Stein asks if Karl even had the right to ask for forgiveness, whether his repentance was authentic, and whether anyone committing crimes against humanity should expect forgiveness. He is dismayed by the eagerness of many to forgive child-killers, torturers, and rapists by placing the blame on an ideology rather than people.
Stein makes a similar argument as Cynthia Ozick when she refers to the idol of Moloch. The argument is that killing in the name of one’s beliefs is exceptionally harmful. Stein worries here that people’s beliefs can be blamed for actions that people carry out—rather than the people themselves.
Stein views true repentance as involving empathy towards the victims. But Karl still thought of the Jew as an object that he could summon and from whom he could expect generosity.
Stein also refers to Karl’s reference to Simon as “a Jew” as evidence that he still holds onto the ideology that led him to kill in the first place.
Simon’s silence, Stein writes, is the “only authentic means of communication.” Simon listened with the ears of those who were dead or close to death, as Karl’s story reminded him of Eli, his mother, and his friends. Yet, he still listened to Karl, which served as an immense act of charity.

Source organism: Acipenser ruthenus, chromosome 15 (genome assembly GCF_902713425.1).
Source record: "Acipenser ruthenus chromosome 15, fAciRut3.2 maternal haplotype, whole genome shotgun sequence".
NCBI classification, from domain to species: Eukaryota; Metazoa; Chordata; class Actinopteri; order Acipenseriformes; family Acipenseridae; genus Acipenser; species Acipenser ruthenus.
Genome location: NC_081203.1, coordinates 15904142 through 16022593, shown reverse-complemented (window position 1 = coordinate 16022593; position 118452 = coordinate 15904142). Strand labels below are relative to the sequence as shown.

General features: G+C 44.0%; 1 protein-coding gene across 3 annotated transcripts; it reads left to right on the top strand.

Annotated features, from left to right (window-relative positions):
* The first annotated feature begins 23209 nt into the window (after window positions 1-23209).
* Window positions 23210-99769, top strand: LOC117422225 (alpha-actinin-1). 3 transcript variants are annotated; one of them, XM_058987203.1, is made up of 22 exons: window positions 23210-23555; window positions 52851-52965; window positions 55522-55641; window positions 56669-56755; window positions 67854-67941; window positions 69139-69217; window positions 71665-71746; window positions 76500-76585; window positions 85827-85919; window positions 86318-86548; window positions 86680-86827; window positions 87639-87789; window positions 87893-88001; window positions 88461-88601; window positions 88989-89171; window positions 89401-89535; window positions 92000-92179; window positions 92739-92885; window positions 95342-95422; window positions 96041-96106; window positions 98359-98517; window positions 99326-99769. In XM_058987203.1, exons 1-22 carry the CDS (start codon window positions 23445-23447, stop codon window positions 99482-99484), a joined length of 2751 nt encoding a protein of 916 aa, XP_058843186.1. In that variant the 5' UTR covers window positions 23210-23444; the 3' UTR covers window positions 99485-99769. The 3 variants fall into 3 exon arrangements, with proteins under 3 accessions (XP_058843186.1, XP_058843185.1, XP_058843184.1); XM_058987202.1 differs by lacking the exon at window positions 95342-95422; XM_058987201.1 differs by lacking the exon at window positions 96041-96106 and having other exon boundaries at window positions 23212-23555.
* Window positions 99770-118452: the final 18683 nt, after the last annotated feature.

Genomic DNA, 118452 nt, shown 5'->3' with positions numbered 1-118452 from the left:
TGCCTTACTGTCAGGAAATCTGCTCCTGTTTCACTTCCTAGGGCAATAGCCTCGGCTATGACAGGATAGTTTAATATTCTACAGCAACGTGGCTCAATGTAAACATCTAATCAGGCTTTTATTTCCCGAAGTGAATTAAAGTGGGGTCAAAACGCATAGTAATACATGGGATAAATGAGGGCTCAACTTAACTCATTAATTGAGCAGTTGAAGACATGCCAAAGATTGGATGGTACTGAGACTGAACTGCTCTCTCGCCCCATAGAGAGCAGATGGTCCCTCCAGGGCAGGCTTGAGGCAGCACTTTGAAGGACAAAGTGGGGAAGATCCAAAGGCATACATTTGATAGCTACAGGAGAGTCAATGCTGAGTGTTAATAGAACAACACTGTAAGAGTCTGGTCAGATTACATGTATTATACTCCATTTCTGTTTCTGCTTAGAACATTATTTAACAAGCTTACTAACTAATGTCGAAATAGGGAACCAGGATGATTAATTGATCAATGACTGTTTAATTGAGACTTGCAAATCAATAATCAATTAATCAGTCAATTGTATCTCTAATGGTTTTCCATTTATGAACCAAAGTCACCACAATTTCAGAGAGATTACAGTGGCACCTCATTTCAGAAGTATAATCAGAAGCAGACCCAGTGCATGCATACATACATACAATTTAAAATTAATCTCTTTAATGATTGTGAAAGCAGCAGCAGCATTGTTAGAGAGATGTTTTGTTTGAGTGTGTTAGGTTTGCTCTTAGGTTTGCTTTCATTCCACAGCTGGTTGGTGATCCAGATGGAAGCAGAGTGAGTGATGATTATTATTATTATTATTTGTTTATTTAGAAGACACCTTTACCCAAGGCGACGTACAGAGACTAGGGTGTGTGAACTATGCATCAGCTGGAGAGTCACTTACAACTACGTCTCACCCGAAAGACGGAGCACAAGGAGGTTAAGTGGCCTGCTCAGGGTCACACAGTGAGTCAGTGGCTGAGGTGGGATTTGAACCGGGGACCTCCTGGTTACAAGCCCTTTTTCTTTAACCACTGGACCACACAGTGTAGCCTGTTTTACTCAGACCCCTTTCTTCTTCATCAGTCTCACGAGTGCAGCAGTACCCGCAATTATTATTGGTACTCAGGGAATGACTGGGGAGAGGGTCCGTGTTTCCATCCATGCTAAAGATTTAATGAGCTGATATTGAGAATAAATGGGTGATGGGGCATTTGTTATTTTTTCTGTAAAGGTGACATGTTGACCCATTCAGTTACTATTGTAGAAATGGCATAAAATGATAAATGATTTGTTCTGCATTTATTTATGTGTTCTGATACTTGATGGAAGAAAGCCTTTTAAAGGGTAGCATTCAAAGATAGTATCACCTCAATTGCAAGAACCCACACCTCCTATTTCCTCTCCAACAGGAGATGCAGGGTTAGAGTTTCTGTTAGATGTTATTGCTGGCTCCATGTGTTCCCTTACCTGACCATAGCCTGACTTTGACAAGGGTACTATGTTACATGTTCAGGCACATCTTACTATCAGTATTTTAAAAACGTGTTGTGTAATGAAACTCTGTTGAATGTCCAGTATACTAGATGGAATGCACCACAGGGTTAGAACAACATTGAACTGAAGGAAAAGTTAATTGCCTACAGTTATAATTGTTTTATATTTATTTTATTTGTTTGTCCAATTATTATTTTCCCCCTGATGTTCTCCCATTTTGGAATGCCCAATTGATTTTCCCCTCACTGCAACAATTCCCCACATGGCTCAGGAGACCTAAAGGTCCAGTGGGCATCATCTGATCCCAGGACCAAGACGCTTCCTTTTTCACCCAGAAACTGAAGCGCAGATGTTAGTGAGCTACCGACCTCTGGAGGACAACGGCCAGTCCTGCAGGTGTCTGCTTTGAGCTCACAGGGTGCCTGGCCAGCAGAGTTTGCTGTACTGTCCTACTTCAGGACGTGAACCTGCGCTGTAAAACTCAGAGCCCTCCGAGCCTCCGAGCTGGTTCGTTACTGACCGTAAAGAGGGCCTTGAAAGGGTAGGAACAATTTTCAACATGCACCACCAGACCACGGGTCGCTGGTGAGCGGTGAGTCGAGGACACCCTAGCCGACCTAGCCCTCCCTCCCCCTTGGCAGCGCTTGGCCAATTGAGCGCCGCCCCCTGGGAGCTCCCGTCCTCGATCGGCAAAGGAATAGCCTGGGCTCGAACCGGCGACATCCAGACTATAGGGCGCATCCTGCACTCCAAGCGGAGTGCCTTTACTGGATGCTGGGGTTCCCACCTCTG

Stein argues that Simon’s silence was not a silence of indifference in the face of someone who was suffering, but a silence of compassion, because the alternative was to speak (wrongly) on behalf of people who were no longer alive.
Stein addresses a few of the other viewpoints that have been raised, arguing that the consequences of participating in genocidal acts should include dying with a guilty conscience. He also wonders why Simon should be expected to act with superhuman goodness towards Karl—i.e., why the victim should be expected to act more morally than the perpetrator.
Stein picks up on the essence of the unfairness of the situation that Simon is put in. Whether consciously or not, Karl and many of the respondents who demand forgiveness are asking Simon to act with extraordinary kindness, while Karl needs to do very little in order to be relieved of his conscience.
Stein states that he is not at peace, however, with Simon’s decision to let Karl’s mother believe in her son’s goodness, stating that millions of people were murdered by a nation of “good sons.” Karl’s parents are not guilt-free in his joining the SS, and Simon enabled Karl’s mother to continue living a lie.